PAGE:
Offshore, floating oil storage appears to be making a comeback in the Gulf. Iranian floating storage volumes have risen to at least 15m barrels as the US-sanctioned country's oil sales have slowed, according to Lisa Ward, Co-Founder of tanker tracking website TankerTrackers.com.
Leading international storage firms' 2017 profitability and activity reflected the market. Royal Vopak NV, the world's largest independent storage concern with nearly 36m cubic metres of capacity worldwide, reported net profit attributable to ordinary shareholders, net of exceptional items, of €287.4m ($338m) for 2017. This is down nearly 12% from €326.1m million the previous year.
394m barrels—US crude oil in commercial storage
Privately-held competitor Marquard & Bahls, owner of the world's second-largest storage company, Oiltanking, which doesn't publicly report financial results, registered storage throughput of 159.5m tonnes in 2017. The result was up slightly from 156.8m tonnes in 2016. Oiltanking controls 21.1m cubic metres of storage worldwide.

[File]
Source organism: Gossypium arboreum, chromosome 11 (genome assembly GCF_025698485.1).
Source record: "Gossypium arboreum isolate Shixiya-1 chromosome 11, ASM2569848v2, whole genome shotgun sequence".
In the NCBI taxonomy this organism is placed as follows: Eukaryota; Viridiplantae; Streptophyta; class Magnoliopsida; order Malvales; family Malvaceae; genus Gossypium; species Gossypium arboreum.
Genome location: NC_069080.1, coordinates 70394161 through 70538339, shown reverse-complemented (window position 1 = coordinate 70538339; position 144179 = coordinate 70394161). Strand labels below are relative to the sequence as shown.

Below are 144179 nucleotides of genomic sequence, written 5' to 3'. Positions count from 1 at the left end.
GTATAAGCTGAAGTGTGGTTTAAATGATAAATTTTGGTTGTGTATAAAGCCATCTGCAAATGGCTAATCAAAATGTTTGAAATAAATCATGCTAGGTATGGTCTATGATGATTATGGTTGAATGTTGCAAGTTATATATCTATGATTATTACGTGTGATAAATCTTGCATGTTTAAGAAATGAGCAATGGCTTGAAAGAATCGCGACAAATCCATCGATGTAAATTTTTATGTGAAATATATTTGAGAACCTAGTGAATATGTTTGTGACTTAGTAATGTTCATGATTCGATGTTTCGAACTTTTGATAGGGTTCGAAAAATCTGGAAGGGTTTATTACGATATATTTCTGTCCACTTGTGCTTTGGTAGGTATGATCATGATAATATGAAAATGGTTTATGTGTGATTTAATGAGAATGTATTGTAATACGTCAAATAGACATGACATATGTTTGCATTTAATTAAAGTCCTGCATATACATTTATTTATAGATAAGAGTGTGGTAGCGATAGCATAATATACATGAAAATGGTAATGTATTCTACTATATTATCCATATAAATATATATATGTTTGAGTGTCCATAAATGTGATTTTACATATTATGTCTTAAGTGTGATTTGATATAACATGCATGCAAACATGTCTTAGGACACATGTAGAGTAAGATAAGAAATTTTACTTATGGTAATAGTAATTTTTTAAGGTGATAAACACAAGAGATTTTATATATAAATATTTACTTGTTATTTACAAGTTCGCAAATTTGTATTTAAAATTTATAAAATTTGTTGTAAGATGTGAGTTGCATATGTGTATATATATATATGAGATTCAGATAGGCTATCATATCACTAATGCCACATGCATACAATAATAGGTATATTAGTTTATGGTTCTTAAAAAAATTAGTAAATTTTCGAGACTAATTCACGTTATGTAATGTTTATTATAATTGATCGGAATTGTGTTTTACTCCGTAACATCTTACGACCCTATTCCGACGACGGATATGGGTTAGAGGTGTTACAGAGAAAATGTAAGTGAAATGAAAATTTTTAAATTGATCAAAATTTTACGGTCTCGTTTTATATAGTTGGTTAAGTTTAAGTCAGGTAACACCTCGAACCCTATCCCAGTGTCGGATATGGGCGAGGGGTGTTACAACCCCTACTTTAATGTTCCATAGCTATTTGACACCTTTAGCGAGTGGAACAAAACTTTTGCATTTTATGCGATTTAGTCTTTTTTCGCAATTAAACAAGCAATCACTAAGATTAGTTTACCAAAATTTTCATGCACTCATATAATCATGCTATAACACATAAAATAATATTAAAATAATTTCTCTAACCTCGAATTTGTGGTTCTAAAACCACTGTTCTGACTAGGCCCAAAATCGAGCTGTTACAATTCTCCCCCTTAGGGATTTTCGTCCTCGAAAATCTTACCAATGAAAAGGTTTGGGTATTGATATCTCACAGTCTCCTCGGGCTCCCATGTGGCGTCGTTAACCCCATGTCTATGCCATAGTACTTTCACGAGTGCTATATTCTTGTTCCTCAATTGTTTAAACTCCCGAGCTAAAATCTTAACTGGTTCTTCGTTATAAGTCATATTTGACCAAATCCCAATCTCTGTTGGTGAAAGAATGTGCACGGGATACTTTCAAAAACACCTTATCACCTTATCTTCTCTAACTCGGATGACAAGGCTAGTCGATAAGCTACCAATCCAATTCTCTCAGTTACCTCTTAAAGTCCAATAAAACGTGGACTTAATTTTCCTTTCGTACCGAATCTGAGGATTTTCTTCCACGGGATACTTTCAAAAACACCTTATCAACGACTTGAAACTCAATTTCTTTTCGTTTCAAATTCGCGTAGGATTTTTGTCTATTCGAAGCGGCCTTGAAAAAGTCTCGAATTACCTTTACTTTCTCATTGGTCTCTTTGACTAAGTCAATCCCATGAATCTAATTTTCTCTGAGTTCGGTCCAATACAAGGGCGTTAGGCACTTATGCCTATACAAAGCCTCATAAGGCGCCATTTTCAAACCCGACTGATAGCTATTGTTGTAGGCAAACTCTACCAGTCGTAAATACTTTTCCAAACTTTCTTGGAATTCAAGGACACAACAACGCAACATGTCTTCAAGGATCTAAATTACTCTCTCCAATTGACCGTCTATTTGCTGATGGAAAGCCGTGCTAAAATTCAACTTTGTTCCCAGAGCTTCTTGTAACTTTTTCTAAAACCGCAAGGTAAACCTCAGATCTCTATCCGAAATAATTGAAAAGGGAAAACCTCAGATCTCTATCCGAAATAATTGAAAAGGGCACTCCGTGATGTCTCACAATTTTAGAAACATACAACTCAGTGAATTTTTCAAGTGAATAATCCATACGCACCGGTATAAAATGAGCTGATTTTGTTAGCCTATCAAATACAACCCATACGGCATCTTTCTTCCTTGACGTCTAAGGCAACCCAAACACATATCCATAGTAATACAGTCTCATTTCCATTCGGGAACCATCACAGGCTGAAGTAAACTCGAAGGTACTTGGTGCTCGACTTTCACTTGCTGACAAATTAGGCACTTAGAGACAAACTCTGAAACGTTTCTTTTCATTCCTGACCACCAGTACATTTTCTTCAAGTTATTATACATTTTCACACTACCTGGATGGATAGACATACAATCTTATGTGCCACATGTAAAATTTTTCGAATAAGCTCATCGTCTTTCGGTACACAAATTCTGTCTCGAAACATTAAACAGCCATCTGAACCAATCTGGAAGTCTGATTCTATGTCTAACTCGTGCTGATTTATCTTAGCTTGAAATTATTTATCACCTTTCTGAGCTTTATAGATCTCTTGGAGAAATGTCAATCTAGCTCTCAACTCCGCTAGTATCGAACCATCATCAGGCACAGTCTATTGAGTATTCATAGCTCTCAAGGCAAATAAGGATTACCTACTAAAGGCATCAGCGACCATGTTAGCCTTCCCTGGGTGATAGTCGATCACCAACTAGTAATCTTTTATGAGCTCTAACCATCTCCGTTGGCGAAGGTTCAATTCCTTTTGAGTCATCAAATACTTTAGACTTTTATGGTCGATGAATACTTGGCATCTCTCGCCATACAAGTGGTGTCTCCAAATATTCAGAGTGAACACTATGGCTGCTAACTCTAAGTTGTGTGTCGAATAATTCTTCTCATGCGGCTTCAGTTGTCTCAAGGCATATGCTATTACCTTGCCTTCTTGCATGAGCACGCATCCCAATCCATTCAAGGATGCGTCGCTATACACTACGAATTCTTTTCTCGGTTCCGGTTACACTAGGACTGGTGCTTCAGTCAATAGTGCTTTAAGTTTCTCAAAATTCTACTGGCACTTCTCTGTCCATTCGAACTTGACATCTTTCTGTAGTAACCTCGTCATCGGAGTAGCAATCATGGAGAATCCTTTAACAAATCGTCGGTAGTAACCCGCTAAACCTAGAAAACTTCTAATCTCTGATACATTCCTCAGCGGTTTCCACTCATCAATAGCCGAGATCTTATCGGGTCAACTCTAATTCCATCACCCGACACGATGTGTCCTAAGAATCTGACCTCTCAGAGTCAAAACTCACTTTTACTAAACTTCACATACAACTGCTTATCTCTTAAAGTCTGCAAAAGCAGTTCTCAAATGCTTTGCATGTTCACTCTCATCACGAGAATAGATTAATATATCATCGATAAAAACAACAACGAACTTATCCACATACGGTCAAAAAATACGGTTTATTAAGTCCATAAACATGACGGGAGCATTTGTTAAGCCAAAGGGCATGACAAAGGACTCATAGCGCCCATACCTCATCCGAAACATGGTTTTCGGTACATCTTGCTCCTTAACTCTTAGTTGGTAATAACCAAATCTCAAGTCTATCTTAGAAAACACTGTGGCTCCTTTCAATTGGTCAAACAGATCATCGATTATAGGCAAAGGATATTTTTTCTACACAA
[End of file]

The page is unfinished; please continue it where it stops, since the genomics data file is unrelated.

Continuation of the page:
But company financial performance is a lagging indicator of the market, which now looks even less likely than 2017 to remunerate storage plays. Both Vopak and Oiltanking have indicated that storage occupancy is declining this year. Vopak reported first-half storage occupancy of 86%, compared with 90% for 2017 as a whole and 93% in 2016, attributing the decline "primarily to a presently less favourable oil market structure". Marquard & Bahls tersely reported a "successful, albeit mixed, year" for Oiltanking's 2017 business.
North America bottlenecks
US and Canadian oil storage is rapidly evolving to accommodate increased output on both sides of the border as saturated domestic markets put a premium on improving logistics bottlenecks for export markets. "The bottlenecks are the main story of 2018. Until additional pipeline capacity is built, storage construction will be the focus", says Alex Geisler, an oil storage analyst at inventory analysis firm Genscape.